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Premier League announces 40 new COVID-19 cases, will continue play

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For now.

Brighton & Hove Albion v Southampton - Premier League Photo by Mike Hewitt/Getty Images

The number of positive COVID-19 tests in the Premier League is heading in the wrong direction. Alarmingly so, actually. In the most recent two rounds of testing, 40 cases were discovered from 2,295 total tests. That’s a new per-testing-period high. So far this season, four matches have been postponed because of coronavirus outbreaks, with three of those coming in the last week — Manchester City vs. Everton, Fulham vs. Tottenham, and Fulham vs. Burnley.

The recent postponements and today’s announcement come alongside the third national lockdown in England. The lockdown comes as a response to the new, more contagious strain of COVID-19 that is running rampant in the UK spiking case numbers and straining medical resources. As of Monday, January 4th, people in England have been ordered to stay home until at least February 15th, with exceptions, of course.

But the Premier League will keep playing.

As has more or less been the case since Project Restart, “elite sport” is exempt from the majority of the restrictions in place aimed at curbing the spread of COVID-19. Yes, there are both Premier League and internal protocols for the players, staff, and clubs. They have rules to follow. But as we’ve seen, compliance has not been perfect.

Arsenal centerback Gabriel Magalhaes is among those positive tests from the most recent batch, although it is not clear how or where he contracted the virus. Presumably he and the club have an idea, and the optics of him posting an Instagram story of a birthday gathering right before testing positive aren’t great. Other examples of players not adhering to protocols include Benjamin Mendy partying on NYE and Gio Lo Celso, Erik Lamela, Sergio Reguilón, and Miguel Lanzini having a Christmas Party.

For a brief period, there were reports suggesting that the Premier League might take a two-week, cooling-down break to attempt to get the positive tests among players and staff under control. But the league quickly refuted those reports.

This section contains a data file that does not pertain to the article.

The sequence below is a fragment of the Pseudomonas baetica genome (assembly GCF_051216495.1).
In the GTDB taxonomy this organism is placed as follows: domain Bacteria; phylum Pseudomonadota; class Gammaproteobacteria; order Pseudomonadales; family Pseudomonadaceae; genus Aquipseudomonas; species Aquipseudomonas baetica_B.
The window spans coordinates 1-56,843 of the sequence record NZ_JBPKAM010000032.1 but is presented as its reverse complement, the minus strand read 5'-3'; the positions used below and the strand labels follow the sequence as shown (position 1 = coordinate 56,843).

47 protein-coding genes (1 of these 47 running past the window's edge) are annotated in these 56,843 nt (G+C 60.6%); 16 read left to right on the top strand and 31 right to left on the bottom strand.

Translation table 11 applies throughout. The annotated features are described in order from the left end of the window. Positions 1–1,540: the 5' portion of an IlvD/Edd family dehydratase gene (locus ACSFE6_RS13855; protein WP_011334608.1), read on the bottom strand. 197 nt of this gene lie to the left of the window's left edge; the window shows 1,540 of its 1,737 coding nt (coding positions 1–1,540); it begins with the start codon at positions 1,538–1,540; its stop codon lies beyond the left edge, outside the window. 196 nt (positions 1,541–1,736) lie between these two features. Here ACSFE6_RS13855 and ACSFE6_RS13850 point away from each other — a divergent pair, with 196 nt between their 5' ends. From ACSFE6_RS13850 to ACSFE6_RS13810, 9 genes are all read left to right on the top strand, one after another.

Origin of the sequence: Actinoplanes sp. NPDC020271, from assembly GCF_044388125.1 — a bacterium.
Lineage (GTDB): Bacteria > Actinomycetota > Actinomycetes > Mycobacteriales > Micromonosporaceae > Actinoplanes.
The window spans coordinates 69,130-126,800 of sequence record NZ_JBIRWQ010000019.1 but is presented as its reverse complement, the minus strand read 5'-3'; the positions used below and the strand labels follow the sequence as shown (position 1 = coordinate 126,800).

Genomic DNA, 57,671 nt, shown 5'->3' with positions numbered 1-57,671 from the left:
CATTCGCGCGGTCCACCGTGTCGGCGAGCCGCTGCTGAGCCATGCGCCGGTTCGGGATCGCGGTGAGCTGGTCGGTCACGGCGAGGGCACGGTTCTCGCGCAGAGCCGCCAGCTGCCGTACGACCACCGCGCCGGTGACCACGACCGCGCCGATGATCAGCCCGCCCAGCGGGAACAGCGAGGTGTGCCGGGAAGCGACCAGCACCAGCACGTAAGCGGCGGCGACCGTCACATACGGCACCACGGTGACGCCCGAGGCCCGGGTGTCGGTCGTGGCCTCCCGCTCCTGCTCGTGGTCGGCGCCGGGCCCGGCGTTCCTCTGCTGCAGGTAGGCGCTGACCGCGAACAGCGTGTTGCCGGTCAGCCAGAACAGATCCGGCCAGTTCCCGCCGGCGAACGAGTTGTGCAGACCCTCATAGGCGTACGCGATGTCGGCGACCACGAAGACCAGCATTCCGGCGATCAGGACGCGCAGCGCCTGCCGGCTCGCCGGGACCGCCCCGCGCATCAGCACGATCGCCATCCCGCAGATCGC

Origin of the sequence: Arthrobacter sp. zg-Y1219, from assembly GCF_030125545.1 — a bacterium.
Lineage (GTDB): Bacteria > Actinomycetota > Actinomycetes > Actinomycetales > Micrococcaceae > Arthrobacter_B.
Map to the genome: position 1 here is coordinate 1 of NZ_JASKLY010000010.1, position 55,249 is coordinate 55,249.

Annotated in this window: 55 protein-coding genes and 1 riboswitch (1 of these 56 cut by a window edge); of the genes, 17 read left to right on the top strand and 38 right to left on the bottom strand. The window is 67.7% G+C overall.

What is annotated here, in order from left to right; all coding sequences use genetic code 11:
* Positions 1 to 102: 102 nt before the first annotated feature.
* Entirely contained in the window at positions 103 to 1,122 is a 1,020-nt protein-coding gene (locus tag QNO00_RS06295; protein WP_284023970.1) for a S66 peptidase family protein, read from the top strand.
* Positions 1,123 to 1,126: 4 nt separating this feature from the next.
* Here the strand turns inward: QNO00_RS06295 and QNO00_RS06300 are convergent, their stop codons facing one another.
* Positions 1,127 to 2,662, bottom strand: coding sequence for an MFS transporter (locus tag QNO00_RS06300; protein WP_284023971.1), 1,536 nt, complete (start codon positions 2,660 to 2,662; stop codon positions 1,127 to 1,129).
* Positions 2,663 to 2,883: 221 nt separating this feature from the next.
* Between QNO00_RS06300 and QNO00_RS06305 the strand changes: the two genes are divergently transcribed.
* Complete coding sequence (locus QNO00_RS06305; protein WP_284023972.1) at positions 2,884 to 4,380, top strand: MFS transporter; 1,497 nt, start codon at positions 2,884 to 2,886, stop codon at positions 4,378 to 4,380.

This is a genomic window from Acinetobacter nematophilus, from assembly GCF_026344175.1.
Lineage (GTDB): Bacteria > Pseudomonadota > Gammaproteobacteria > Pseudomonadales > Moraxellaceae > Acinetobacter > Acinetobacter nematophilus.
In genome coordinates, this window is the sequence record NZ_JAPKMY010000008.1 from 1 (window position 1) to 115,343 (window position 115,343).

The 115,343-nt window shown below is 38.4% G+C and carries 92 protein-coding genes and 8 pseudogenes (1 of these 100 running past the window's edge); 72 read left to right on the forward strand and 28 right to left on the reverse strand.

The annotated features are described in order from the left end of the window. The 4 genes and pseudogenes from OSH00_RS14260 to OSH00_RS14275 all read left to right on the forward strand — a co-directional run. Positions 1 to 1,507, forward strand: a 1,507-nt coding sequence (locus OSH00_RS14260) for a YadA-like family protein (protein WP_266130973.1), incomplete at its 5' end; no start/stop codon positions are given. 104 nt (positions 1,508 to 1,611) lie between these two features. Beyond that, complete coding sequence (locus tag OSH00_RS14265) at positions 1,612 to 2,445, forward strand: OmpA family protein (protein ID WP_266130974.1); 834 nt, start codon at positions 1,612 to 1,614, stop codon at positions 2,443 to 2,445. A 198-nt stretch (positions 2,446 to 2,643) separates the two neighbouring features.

Reports: “The Premier League is considering taking a break for a responsible, sensible, public health and player safety reason.”
Premier League: “HOW DARE YOU SUGGEST THAT?”

As has been my go-to line about continuing to play - I don’t have the answer. It’s an extremely complicated and difficult question. But it feels like we aren’t even having the discussions we should be about the merits, drawbacks, risks, and how is voluntarily accepting them versus having risks imposed on them, which is something we should be doing as sports fans and a society writ large.

As cases continue to rise, the scale moves ever-close to “yeah, we probably shouldn’t be playing right now,” at least in my mind. The FA Cup 3rd round seems particularly fraught, at least to me. The lower division clubs have not been testing regularly (or at all, in most cases). There have been 12 EFL matches postponed in the past week. The FA has mandated that all clubs playing in the 3rd round have their players tested ahead of playing their fixtures, but I’m still concerned.

It seems to me that if we are to continue, we need to ask more of the Premier League and of the players. Being excepted from the lockdown rules is a privilege, and it should be treated as such. It shouldn’t be down to the clubs to fine or suspend players who break protocol, the Premier League should be handling it. Fine the clubs and suspend the players, even if they test negative.

I could write thousands of words about why sport figures should or shouldn’t be role models, but right now, we need the players and the coaches to step up. Use the older coaches who are in the vaccine priority groups as part of the campaign to encourage people to get vaccinated. Encourage the players to use their vast, influential social media platforms to depict themselves “doing the right thing” for public health and safety. We’re all in this together, and it’s going to take all of us to push to the finish. I can’t believe I still have to write that sentence 10 months in.